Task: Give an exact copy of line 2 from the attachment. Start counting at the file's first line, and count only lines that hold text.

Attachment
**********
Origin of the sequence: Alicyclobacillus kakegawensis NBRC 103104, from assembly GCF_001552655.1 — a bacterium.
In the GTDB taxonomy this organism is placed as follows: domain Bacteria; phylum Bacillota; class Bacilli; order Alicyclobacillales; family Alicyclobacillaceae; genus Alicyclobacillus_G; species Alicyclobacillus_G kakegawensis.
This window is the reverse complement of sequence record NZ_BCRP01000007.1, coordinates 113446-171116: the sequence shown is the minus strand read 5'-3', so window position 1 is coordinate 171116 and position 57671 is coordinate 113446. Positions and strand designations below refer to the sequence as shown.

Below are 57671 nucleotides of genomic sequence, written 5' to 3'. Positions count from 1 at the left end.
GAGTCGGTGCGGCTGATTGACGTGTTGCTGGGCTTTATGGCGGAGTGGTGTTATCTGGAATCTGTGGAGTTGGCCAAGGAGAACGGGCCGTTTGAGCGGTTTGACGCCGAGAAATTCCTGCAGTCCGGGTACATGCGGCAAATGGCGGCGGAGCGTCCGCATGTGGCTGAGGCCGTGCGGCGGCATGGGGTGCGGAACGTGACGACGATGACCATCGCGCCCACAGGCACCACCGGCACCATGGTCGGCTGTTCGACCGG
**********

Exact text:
In the GTDB taxonomy this organism is placed as follows: domain Bacteria; phylum Bacillota; class Bacilli; order Alicyclobacillales; family Alicyclobacillaceae; genus Alicyclobacillus_G; species Alicyclobacillus_G kakegawensis.